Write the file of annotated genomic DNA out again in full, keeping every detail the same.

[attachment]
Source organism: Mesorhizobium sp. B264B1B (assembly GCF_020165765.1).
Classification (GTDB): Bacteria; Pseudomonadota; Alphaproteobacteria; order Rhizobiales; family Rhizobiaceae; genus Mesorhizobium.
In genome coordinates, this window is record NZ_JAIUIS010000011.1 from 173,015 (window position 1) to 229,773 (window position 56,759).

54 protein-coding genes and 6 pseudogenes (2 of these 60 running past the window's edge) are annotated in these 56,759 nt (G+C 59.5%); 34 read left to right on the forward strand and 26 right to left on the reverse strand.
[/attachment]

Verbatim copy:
Source organism: Mesorhizobium sp. B264B1B (assembly GCF_020165765.1).
Classification (GTDB): Bacteria; Pseudomonadota; Alphaproteobacteria; order Rhizobiales; family Rhizobiaceae; genus Mesorhizobium.
In genome coordinates, this window is record NZ_JAIUIS010000011.1 from 173,015 (window position 1) to 229,773 (window position 56,759).

54 protein-coding genes and 6 pseudogenes (2 of these 60 running past the window's edge) are annotated in these 56,759 nt (G+C 59.5%); 34 read left to right on the forward strand and 26 right to left on the reverse strand.